Remember growing up and playing sports? Every day? The tough gym classes where the coach would make you run more than you thought you could? I do, and I remember one specific instance in the 7th grade.
We were doing a track portion of gym class indoors. It was winter time and I was playing on the basketball team. We weren’t very good, which lead to many, many suicides. You know, the punishment where you sprint across a gym floor, bend over and touch a line, sprint back and keep going?
During gym class the next day I was telling the coach my legs were sore. I was hoping he’d let me out of class, but he told me it was lactic acid. He explained when you use your muscles too much you get a build up of lactic acid. It’s bad for you if you are competing, but since this was gym class it didn’t matter. That line of thinking was the standard belief until this year. It’s amazing that as such an advanced society we still have no idea how the body really works.
Dr. George A. Brooks of the University of California at Berkeley thought the common wisdom of lactic acid in the muscles was wrong. Instead of hurting the muscle he thought that it provided a benefit. He was right.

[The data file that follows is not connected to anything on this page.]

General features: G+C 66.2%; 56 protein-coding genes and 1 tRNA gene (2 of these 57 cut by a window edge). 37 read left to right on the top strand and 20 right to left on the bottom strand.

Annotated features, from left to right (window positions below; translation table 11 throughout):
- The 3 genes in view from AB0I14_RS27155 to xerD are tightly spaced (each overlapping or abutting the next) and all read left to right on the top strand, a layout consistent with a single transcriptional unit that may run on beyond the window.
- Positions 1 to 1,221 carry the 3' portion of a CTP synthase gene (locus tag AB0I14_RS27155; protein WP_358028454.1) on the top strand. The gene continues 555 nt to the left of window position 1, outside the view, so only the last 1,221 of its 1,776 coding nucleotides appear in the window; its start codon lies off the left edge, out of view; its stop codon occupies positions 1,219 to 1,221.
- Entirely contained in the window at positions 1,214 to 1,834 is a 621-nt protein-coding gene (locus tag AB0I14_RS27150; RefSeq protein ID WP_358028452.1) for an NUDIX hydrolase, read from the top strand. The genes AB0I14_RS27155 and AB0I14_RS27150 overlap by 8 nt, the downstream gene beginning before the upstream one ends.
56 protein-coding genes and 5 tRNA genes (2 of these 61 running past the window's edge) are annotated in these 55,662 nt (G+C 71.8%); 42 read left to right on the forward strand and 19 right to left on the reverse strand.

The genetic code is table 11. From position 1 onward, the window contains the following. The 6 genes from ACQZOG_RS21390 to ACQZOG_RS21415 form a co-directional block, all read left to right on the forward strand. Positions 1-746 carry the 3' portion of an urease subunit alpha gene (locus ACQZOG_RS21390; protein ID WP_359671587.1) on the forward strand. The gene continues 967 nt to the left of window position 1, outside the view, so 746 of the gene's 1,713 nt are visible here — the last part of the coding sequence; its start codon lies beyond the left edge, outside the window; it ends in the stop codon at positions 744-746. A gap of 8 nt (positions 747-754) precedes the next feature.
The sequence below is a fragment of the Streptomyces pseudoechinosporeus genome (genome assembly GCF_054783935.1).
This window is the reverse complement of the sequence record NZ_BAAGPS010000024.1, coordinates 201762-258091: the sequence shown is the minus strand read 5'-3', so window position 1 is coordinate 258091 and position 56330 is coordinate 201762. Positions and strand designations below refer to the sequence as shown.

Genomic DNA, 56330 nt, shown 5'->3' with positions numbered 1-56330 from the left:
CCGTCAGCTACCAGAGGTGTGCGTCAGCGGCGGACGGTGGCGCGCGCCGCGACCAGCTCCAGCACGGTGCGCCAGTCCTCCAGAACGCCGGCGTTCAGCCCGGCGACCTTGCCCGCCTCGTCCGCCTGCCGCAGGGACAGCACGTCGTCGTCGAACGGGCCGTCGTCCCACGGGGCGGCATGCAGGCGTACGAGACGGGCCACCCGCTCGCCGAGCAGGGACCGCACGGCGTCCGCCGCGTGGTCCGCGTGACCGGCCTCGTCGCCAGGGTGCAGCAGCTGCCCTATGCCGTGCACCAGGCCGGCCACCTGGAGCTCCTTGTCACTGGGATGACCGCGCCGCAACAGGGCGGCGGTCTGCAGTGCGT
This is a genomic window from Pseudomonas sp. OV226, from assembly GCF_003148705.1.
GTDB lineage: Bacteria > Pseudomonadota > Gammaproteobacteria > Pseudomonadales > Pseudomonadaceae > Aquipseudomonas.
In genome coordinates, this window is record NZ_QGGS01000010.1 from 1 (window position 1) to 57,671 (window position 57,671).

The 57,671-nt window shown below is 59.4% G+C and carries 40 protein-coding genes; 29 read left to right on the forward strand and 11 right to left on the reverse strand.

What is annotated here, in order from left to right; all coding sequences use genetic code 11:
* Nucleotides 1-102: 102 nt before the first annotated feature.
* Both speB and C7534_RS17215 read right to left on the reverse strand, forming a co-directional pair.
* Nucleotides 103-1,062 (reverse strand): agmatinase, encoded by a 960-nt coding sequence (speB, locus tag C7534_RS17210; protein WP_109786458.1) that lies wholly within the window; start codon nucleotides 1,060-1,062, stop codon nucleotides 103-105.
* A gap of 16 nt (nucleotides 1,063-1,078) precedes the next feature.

The story of lactic acid is fascinating. It starts over 100 years ago when Otto Meyerhof made a mistaken conclusion that lactic acid wasn’t used by muscles for fuel, but actually turned muscles off. That has long been the thought of coaches and sports medicine specialists for years. The exact opposite is true.
When your exerting muscle energy during exercise your body floods your muscles with lactic acid. Sometimes the amount of lactic acid is too much, which is why doctors commonly thought that lactic acid would inhibit performance. What Dr. Brooks found is that muscles use lactic acid faster than any other form of energy.
As for the old myth of muscle soreness due to lactic acid, that’s been busted as well. Lactic acid leaves your system within hours of exercising, while soreness comes into play 24-48 hours later.